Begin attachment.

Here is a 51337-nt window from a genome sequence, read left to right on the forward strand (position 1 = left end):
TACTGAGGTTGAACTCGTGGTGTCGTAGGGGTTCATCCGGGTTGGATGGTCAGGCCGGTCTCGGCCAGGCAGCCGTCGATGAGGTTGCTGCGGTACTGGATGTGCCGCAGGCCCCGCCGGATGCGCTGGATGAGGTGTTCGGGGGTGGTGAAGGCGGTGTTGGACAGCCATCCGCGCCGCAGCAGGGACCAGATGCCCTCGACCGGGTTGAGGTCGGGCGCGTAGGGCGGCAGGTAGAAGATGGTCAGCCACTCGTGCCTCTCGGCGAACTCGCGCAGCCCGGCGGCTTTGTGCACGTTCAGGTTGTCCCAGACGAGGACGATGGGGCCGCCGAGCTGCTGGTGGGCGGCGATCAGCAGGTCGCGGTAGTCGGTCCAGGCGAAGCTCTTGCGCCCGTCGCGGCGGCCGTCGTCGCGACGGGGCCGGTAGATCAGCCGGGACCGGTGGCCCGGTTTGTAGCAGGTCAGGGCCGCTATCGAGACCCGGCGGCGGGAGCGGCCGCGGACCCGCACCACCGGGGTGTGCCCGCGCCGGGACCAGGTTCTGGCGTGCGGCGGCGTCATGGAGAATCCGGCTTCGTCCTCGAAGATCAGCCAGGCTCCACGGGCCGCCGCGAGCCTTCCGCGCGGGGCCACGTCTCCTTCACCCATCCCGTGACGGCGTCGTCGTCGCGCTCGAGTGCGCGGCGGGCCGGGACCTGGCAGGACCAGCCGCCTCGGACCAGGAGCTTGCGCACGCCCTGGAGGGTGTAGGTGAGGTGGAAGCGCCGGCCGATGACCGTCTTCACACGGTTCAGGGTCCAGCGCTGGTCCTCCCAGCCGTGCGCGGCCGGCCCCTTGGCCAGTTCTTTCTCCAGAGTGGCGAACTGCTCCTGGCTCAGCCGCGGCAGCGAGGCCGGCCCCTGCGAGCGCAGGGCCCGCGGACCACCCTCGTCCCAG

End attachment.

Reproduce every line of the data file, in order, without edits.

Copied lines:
Here is a 51337-nt window from a genome sequence, read left to right on the forward strand (position 1 = left end):
TACTGAGGTTGAACTCGTGGTGTCGTAGGGGTTCATCCGGGTTGGATGGTCAGGCCGGTCTCGGCCAGGCAGCCGTCGATGAGGTTGCTGCGGTACTGGATGTGCCGCAGGCCCCGCCGGATGCGCTGGATGAGGTGTTCGGGGGTGGTGAAGGCGGTGTTGGACAGCCATCCGCGCCGCAGCAGGGACCAGATGCCCTCGACCGGGTTGAGGTCGGGCGCGTAGGGCGGCAGGTAGAAGATGGTCAGCCACTCGTGCCTCTCGGCGAACTCGCGCAGCCCGGCGGCTTTGTGCACGTTCAGGTTGTCCCAGACGAGGACGATGGGGCCGCCGAGCTGCTGGTGGGCGGCGATCAGCAGGTCGCGGTAGTCGGTCCAGGCGAAGCTCTTGCGCCCGTCGCGGCGGCCGTCGTCGCGACGGGGCCGGTAGATCAGCCGGGACCGGTGGCCCGGTTTGTAGCAGGTCAGGGCCGCTATCGAGACCCGGCGGCGGGAGCGGCCGCGGACCCGCACCACCGGGGTGTGCCCGCGCCGGGACCAGGTTCTGGCGTGCGGCGGCGTCATGGAGAATCCGGCTTCGTCCTCGAAGATCAGCCAGGCTCCACGGGCCGCCGCGAGCCTTCCGCGCGGGGCCACGTCTCCTTCACCCATCCCGTGACGGCGTCGTCGTCGCGCTCGAGTGCGCGGCGGGCCGGGACCTGGCAGGACCAGCCGCCTCGGACCAGGAGCTTGCGCACGCCCTGGAGGGTGTAGGTGAGGTGGAAGCGCCGGCCGATGACCGTCTTCACACGGTTCAGGGTCCAGCGCTGGTCCTCCCAGCCGTGCGCGGCCGGCCCCTTGGCCAGTTCTTTCTCCAGAGTGGCGAACTGCTCCTGGCTCAGCCGCGGCAGCGAGGCCGGCCCCTGCGAGCGCAGGGCCCGCGGACCACCCTCGTCCCAG